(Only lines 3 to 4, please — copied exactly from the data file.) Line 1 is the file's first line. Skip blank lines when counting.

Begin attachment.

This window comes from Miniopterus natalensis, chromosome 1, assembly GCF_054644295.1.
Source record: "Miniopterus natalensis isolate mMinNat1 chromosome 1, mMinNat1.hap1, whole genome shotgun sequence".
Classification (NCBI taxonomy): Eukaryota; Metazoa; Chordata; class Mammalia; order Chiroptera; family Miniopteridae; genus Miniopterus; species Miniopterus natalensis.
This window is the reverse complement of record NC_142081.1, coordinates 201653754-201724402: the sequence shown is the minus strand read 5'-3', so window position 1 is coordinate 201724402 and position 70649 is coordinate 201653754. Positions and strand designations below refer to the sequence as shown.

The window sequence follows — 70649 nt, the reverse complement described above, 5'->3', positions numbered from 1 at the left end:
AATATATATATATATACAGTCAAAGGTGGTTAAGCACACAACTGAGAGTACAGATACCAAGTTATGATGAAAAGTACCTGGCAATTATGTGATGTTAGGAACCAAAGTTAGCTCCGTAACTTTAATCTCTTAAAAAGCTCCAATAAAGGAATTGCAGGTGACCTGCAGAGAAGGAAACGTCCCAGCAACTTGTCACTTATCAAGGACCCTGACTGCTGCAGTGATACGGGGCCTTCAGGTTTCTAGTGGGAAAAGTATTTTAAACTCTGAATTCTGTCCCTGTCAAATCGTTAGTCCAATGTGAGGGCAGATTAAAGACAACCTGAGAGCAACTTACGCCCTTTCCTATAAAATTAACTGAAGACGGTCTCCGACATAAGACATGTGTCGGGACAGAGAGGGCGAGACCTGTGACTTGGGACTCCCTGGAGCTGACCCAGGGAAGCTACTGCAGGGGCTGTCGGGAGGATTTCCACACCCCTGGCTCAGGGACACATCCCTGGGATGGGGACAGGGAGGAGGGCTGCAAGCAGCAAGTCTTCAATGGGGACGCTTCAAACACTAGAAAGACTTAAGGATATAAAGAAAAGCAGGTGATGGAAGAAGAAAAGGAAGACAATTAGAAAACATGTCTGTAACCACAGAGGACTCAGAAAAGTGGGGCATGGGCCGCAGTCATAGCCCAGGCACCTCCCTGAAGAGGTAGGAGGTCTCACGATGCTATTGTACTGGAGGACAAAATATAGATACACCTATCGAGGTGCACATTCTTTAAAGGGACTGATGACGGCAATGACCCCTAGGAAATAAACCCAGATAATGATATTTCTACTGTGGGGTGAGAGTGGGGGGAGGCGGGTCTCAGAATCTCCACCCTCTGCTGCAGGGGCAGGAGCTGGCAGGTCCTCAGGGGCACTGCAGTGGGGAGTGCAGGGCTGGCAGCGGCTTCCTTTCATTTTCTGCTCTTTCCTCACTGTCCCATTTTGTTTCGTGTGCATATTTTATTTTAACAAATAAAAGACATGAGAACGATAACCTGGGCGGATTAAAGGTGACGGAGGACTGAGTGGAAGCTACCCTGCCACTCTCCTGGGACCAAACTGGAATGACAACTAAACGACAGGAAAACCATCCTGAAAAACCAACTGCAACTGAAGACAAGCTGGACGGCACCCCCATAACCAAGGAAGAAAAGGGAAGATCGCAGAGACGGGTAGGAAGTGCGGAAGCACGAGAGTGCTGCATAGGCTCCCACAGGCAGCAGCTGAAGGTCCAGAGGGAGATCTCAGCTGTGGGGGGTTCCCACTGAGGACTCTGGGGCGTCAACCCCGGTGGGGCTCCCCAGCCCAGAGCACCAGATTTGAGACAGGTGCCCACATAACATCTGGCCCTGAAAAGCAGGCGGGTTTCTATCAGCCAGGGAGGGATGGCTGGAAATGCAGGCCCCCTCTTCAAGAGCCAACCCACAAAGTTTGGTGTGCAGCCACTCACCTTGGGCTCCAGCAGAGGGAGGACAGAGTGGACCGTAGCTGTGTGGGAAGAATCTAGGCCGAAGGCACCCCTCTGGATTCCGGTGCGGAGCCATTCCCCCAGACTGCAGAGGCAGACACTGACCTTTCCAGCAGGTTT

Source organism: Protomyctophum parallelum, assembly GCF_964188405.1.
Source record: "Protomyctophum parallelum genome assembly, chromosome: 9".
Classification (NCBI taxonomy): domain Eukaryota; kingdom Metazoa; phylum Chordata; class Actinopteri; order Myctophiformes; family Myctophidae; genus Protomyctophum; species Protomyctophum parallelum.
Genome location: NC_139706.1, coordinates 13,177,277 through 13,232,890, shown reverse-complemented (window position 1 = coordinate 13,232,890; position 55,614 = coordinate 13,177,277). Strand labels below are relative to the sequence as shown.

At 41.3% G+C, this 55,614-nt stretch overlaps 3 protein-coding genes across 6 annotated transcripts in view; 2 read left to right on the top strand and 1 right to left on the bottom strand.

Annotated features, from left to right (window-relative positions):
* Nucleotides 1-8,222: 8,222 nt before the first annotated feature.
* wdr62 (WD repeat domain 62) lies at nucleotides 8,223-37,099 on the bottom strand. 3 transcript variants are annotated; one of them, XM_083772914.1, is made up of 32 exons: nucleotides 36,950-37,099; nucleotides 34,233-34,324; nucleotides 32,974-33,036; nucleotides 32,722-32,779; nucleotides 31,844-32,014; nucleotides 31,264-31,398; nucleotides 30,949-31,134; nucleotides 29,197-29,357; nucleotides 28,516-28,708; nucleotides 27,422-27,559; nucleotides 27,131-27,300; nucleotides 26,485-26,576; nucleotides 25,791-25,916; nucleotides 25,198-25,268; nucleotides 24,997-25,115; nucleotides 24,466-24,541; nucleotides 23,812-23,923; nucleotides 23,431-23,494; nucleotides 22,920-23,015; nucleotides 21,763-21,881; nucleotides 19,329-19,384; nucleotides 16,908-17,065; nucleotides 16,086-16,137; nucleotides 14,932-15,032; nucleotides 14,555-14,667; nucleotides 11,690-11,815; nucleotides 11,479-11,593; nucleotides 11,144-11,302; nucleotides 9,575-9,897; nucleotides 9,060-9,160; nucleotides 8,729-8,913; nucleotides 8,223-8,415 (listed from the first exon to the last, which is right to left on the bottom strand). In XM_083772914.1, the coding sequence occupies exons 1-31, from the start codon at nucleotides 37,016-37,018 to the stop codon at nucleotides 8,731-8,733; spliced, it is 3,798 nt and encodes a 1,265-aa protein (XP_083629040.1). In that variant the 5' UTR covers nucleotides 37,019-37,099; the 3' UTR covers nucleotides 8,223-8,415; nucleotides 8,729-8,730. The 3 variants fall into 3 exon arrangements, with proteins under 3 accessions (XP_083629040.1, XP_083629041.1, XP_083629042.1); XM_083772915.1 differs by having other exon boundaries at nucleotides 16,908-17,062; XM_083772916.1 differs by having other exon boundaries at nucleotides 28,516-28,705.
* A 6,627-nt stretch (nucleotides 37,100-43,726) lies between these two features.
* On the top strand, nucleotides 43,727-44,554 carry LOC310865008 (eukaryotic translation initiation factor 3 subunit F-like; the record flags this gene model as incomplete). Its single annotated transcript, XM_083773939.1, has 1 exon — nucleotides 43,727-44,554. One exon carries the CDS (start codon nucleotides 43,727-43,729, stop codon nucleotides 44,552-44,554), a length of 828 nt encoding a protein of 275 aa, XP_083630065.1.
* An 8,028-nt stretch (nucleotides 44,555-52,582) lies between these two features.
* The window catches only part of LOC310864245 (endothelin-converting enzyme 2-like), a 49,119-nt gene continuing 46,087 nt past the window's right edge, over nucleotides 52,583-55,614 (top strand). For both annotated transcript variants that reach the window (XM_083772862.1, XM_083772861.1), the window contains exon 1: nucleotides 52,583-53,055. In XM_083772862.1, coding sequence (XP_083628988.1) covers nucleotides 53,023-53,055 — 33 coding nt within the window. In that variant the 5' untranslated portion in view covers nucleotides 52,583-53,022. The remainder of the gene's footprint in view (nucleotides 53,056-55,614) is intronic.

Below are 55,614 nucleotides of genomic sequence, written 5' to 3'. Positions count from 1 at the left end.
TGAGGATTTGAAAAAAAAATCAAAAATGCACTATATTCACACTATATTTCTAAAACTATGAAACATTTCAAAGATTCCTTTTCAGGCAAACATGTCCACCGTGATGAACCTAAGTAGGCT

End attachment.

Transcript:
Classification (NCBI taxonomy): Eukaryota; Metazoa; Chordata; class Mammalia; order Chiroptera; family Miniopteridae; genus Miniopterus; species Miniopterus natalensis.
This window is the reverse complement of record NC_142081.1, coordinates 201653754-201724402: the sequence shown is the minus strand read 5'-3', so window position 1 is coordinate 201724402 and position 70649 is coordinate 201653754. Positions and strand designations below refer to the sequence as shown.